Louis, Williams condemn police killing of Daunte Wright

Daunte Wright's mother, Katie, eulogizes her son at his vigil, Monday, April 12, 2021, as the community responded to the police killing of 20-year-old Wright, with hundreds joining his family at the location on 63 Ave. N. in Brooklyn Center, Minn., where he was killed.
Jeff Wheeler/Star Tribune via Associated Press

Brooklyn Council Member Farah Louis and Public Advocate Jumaane Williams on Tuesday condemned the police killing of Daunte Wright in Brooklyn Center, Minnesota, saying that no logic or apology could ever excuse the fatal shooting of yet another Black man in Minnesota.

“The egregious mistake of yelling taser while firing a gun cost 20-year-old Daunte Wright his life,” said Louis, the daughter of Haitian immigrants, who represents the 45th Council District in Brooklyn, in expressing outrage.

“Our community has been compounded with the trauma inflicted by police-involved shootings occurring on an all-too-frequent basis,” Louis, vice co-chair of the Black, Latino and Asian Caucus in the City Council, told Caribbean Life. “The dark color of our skin is perceived as a threat regardless of who we are, where we are, what we have accomplished, or how we comply with commands from an officer.

“With every loss, we learn the parameters of our so-called liberties, rights, but also the inequities within the criminal justice system,” she continued. “Despite the video footage and police training, we find ourselves in a perpetual cycle of violence unable to grieve our brothers and sisters gone too soon.

“Although we are forced to live in fear, we will persist with peaceful protests calling for police accountability because Black lives matter – period,” Louis said.

Williams, the son of Grenadian immigrants, also told Caribbean Life: “From the borough of Brooklyn to Brooklyn Center in Minneapolis, we lift up our brother Daunte Wright. Black and Brown communities all across this country are sandwiched.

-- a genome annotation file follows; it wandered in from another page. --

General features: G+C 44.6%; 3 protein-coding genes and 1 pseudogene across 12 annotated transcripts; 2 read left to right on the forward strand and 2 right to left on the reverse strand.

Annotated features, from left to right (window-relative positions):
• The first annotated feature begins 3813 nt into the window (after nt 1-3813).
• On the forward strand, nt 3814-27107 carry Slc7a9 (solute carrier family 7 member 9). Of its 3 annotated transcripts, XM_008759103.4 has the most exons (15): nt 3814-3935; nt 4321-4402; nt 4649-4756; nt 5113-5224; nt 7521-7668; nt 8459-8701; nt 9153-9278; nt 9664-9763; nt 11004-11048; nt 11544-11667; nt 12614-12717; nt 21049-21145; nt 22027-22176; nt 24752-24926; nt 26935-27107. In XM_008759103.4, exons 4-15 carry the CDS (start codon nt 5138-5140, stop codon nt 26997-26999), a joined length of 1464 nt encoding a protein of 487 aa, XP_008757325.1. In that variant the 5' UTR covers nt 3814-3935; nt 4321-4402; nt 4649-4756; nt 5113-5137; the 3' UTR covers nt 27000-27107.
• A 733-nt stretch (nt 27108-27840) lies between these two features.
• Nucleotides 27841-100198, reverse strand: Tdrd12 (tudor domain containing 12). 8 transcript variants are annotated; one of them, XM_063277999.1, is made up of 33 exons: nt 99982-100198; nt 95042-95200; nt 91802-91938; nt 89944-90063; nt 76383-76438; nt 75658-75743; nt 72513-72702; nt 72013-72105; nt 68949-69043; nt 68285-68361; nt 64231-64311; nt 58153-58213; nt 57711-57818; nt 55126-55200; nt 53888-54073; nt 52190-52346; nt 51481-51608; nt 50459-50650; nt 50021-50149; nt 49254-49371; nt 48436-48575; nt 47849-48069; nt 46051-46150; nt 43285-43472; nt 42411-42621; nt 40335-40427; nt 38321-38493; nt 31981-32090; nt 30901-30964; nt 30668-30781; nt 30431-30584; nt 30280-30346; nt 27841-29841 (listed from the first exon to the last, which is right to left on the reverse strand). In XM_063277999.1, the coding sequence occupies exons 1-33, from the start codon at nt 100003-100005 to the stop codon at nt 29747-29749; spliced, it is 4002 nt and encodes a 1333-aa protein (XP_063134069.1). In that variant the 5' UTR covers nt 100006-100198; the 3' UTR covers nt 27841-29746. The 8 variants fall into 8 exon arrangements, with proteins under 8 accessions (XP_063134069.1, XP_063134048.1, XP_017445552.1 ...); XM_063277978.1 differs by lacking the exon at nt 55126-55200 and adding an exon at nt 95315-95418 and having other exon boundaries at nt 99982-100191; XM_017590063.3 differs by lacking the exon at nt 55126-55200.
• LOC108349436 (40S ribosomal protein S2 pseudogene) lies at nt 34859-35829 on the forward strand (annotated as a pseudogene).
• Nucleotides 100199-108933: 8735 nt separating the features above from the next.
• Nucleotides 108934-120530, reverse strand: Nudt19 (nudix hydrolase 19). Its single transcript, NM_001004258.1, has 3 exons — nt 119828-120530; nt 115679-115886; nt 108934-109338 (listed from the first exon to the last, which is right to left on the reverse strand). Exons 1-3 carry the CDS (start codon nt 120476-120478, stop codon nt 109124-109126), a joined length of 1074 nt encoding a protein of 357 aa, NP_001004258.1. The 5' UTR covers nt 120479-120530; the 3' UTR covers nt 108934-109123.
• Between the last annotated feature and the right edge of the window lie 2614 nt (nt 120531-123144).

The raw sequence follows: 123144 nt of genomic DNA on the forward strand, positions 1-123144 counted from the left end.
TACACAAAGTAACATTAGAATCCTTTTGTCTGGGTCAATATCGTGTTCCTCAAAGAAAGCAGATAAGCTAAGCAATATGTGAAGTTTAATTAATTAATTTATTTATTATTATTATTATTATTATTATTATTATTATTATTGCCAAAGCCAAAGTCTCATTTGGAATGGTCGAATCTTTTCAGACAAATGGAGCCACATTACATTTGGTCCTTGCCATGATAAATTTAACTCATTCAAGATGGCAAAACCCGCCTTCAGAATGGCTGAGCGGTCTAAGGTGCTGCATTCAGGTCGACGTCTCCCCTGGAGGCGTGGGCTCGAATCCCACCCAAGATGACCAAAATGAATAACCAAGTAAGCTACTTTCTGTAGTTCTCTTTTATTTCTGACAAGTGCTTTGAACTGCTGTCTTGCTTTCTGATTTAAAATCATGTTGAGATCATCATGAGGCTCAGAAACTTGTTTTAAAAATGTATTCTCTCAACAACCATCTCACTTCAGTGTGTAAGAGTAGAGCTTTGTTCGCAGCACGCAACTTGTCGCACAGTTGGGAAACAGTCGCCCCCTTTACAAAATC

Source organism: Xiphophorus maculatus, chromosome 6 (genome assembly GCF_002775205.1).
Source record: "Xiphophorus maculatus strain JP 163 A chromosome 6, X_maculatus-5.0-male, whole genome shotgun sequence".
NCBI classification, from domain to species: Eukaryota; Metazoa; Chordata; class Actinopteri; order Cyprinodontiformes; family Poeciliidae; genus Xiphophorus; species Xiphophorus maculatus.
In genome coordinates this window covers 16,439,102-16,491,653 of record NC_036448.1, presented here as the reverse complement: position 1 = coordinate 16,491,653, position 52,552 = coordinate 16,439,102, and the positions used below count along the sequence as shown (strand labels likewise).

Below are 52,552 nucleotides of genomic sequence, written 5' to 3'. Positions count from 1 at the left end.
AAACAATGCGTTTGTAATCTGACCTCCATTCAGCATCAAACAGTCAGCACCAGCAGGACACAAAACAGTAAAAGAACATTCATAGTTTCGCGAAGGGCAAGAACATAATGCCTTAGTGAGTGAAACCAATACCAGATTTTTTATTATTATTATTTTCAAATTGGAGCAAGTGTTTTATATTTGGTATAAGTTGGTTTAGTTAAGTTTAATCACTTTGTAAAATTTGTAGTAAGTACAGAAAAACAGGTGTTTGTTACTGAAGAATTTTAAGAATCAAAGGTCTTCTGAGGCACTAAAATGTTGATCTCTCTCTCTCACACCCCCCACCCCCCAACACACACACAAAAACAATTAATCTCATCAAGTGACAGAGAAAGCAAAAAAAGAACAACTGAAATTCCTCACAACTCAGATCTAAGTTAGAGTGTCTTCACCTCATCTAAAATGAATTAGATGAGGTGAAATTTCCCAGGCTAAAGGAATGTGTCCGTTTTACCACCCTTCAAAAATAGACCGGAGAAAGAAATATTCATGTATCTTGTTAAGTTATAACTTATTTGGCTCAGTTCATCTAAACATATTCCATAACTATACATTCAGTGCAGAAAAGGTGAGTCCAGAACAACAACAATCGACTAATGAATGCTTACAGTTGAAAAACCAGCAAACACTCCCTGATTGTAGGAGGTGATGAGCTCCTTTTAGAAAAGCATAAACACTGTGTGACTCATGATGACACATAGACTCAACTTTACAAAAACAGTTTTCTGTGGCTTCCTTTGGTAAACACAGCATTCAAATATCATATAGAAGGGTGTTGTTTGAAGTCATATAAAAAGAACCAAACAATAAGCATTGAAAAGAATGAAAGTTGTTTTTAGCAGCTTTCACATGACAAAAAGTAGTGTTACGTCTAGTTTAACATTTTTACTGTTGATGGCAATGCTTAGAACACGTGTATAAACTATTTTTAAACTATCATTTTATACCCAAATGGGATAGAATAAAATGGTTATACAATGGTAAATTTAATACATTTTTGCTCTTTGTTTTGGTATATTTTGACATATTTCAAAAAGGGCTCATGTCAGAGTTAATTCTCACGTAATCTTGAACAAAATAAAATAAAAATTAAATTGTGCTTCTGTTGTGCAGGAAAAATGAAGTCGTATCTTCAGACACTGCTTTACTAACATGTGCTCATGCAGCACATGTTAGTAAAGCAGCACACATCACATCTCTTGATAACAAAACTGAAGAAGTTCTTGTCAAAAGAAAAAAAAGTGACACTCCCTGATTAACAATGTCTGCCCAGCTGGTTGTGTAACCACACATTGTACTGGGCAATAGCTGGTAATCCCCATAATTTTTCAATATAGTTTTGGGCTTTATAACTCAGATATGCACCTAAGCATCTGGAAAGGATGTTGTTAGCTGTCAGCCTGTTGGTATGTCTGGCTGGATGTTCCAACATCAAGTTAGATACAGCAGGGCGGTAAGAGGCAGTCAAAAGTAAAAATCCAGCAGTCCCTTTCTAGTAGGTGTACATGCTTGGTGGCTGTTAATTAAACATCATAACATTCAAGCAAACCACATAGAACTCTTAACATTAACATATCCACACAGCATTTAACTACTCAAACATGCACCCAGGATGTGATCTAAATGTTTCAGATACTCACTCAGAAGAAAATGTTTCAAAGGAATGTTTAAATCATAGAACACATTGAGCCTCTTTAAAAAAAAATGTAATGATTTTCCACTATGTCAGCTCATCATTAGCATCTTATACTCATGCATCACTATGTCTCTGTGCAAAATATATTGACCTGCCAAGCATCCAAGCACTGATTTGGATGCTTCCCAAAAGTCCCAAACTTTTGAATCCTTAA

Evelyn Jarbah (in blue) hugs Patience Chowoe during a protest outside Brooklyn Center Police Department, a day after Daunte Wright was shot and killed by a police officer, in Brooklyn Center, Minnesota, U.S. April 12, 2021.   REUTERS/Leah Millis

“They are sandwiched by gun violence on the street on one side, and over-policing and police violence on the other,” he said. “They are stuck in the middle of that screaming and yelling for help and resources.

“But they are just sent more police, and this tragedy is the horrible, predictable, unacceptable result,” Williams added.

Officer Kimberly A. Potter was in the midst of a routine training day on Sunday, demonstrating her decades of policing know-how to less experienced officers in the Brooklyn Center Police Department, according to the New York Times.

“But that training came to an abrupt and horrifying end when Officer Potter, who is white, shot Daunte Wright, a Black 20-year-old man, in his car as he tried to avoid arrest,” it said.

“Body camera video shows that the officer shouted ‘Taser!’ while pointing a handgun at Mr. Wright, who was unarmed; she then fired a single round into his chest, killing him, in what the authorities in Minnesota have described as a deadly mistake,” it added.

With protests escalating each night in Brooklyn Center, the Times reported that Officer Potter, a veteran officer of 26 years, and Tim Gannon, the department’s police chief, both resigned their posts on Tuesday.

The abrupt departures came a day after the city manager who oversaw the department was fired, and as the city of 30,000 residents remained boarded up, the Times said.

It said National Guard troops stood with guns outside of the city’s police station, which has been the center of nightly clashes.

In her resignation letter dispatched to city officials on Tuesday, Officer Potter said she had “loved every minute of being a police officer and serving this community to the best of my ability, but I believe it is in the best interest of the community, the department and my fellow officers if I resign immediately.”

At a press conference announcing the departures, Mayor Mike Elliott acknowledged that of the nearly 50 police officers in the department, he knew of none who actually lived in the city they patrolled.

“We do feel very strongly that we need officers to be from the community,” he said. “People want justice. They want full accountability under the law. That’s what we will continue to work for”

Wright’s fatal shooting came amid the televised trial of a white police officer who knelt on the neck of George Floyd, a Black man, apparently suffocating him to death, in Minneapolis.

Floyd’s death has sparked national outrage over what many has described as the continued police abuse and killing of Black unarmed men, mostly at the hands of white police officers.

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